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Is ((char **) &var_name); a cast to char array giving existing pointer to var_name?

P: 13
I am currently reading/learning c. I often like to look at code while I read, - to see more practical use then often are feasible in educational books.

I am looking at some code from wget.

Code extracted from wget.
Expand|Select|Wrap|Line Numbers
  1. /* file: mswindows.c */
  2. void
  3. windows_main (char **exec_name)
  4. {
  5.   char *p;
  6.  
  7.   /* Remove .EXE from filename if it has one.  */
  8.   *exec_name = xstrdup (*exec_name);
  9.   p = strrchr (*exec_name, '.');
  10.   if (p)
  11.     *p = '\0';
  12. }
  13.  
Expand|Select|Wrap|Line Numbers
  1. /* file: main.c */
  2.  
  3. const char *exec_name;
  4.  
  5. int
  6. main (int argc, char **argv)
  7. {
  8.   /* Construct the name of the executable, without the directory part.  */
  9.   exec_name = strrchr (argv[0], PATH_SEPARATOR);
  10.   if (!exec_name)
  11.     exec_name = argv[0];
  12.   else
  13.     ++exec_name;
  14.  
  15. #ifdef WINDOWS
  16.   /* Drop extension (typically .EXE) from executable filename. */
  17.   windows_main ((char **) &exec_name);
  18. #endif
  19.  
  20. ...
  21.  
  22.  
My question goes to what is happening around the call on windows_main from within main, file main.c.

As i understand it it goes something like this:
main:
  1. An unchangeable pointer of type char is made by const char *exec_name
  2. ((char **) &exec_name) - this confuses me. Is it making a new char array with address pointing to address of pointer exec_name, or is it some sort of cast?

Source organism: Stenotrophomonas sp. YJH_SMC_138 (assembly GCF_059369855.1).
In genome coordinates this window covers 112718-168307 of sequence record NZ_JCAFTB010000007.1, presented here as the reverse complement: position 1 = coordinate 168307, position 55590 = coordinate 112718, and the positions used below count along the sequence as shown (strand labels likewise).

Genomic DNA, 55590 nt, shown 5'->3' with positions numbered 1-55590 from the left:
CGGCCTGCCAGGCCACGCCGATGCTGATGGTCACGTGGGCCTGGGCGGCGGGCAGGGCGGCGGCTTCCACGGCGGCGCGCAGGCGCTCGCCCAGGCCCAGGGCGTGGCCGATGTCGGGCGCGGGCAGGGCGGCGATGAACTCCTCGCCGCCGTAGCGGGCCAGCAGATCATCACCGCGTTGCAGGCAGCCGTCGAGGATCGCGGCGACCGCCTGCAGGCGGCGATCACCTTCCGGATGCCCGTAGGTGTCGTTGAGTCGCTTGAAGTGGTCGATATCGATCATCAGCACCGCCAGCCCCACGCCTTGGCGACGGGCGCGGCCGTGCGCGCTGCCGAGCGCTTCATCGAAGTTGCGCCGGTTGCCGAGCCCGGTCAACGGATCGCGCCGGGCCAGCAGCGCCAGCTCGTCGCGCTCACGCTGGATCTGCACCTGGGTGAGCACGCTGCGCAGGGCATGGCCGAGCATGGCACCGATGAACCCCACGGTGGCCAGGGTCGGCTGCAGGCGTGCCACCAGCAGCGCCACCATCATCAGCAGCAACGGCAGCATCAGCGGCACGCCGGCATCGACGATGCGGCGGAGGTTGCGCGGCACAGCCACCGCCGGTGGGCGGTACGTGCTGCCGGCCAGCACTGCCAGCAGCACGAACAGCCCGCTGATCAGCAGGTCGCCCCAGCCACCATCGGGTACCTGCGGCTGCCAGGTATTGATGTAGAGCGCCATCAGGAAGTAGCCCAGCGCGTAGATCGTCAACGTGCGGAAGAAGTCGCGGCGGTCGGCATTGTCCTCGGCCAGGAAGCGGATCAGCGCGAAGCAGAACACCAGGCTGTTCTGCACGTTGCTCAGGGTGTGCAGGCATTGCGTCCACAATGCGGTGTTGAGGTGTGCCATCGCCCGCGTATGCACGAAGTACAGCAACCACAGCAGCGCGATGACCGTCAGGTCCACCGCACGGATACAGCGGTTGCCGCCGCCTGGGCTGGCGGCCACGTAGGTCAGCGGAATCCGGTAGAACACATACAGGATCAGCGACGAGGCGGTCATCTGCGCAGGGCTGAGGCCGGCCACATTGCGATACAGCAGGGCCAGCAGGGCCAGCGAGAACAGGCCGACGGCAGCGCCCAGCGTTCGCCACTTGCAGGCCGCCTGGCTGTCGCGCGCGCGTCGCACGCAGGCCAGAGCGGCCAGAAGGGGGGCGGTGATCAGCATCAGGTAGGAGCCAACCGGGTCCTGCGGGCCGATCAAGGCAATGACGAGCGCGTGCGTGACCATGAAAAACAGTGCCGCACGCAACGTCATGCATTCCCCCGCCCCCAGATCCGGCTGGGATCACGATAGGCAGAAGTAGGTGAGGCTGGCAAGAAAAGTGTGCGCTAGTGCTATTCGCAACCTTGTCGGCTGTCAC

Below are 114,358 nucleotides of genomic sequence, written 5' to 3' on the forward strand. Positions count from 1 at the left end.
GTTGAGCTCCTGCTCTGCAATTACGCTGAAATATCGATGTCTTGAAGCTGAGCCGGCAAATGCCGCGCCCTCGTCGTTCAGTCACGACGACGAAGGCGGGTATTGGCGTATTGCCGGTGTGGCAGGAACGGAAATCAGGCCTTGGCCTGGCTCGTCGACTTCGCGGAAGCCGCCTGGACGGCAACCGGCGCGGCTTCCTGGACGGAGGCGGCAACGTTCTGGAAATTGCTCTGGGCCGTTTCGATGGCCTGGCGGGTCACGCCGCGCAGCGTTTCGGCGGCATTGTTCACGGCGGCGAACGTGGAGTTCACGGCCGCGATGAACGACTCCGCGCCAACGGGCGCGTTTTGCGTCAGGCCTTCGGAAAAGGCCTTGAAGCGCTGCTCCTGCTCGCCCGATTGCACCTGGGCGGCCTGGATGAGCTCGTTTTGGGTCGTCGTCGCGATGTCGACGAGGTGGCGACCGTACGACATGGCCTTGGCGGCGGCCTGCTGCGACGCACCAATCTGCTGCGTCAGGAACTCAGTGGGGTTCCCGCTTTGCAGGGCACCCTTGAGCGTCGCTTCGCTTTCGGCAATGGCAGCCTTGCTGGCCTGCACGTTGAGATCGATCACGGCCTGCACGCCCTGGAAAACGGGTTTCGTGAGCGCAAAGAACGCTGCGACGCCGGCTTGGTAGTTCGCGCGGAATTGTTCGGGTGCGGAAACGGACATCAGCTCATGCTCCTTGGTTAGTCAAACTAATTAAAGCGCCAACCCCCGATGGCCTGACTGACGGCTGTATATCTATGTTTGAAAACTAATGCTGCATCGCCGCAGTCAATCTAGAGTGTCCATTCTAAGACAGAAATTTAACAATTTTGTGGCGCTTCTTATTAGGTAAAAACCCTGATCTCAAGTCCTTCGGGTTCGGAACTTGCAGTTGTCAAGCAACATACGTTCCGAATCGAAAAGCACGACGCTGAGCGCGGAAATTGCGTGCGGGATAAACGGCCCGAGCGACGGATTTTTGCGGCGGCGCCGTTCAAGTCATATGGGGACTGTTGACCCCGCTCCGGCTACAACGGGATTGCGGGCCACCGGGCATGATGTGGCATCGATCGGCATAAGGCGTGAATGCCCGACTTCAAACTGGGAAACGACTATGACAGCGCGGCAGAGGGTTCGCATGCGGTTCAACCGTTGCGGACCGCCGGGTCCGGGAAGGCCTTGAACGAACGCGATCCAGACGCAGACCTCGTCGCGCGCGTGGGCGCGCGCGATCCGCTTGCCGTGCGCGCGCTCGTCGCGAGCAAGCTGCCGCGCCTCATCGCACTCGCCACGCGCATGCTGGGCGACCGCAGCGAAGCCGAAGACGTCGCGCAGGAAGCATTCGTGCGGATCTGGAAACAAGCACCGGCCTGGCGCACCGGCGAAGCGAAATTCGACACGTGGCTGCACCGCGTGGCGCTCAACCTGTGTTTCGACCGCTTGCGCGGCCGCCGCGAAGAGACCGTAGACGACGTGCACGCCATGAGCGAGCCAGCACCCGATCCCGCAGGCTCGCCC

3. What about the fact that exec_name is a const? Wouldn't this prohibit change of exec_name?
windows_main:
  1. windows_main takes a char array as argument.
  2. since exec_name is a const, a editable copy is made by xstrdup, but can this point to same location as the const?
  3. the pointer p is given the address of last dot ('.') in exec_name by strrchr
  4. if p has index higher then 0, the value at that index is given '\0', thus terminating the string exec_name at that position.

... this is mighty probable confusing to read... :/


Code for xstrdup:

Expand|Select|Wrap|Line Numbers
  1.  
  2. void
  3. xalloc_die (void)
  4. {
  5.   error (exit_failure, 0, "%s", _("memory exhausted"));
  6.  
  7.   /* The `noreturn' cannot be given to error, since it may return if
  8.      its first argument is 0.  To help compilers understand the
  9.      xalloc_die does not return, call abort.  Also, the abort is a
  10.      safety feature if exit_failure is 0 (which shouldn't happen).  */
  11.   abort ();
  12. }
  13.  
  14. /* Allocate N bytes of memory dynamically, with error checking.  */
  15.  
  16. void *
  17. xmalloc (size_t n)
  18. {
  19.   void *p = malloc (n);
  20.   if (!p && n != 0)
  21.     xalloc_die ();
  22.   return p;
  23. }
  24.  
  25. /* Clone an object P of size S, with error checking.  There's no need
  26.    for xnmemdup (P, N, S), since xmemdup (P, N * S) works without any
  27.    need for an arithmetic overflow check.  */
  28.  
  29. void *
  30. xmemdup (void const *p, size_t s)
  31. {
  32.   return memcpy (xmalloc (s), p, s);
  33. }
  34.  
  35. /* Clone STRING.  */
  36.  
  37. char *
  38. xstrdup (char const *string)
  39. {
  40.   return xmemdup (string, strlen (string) + 1);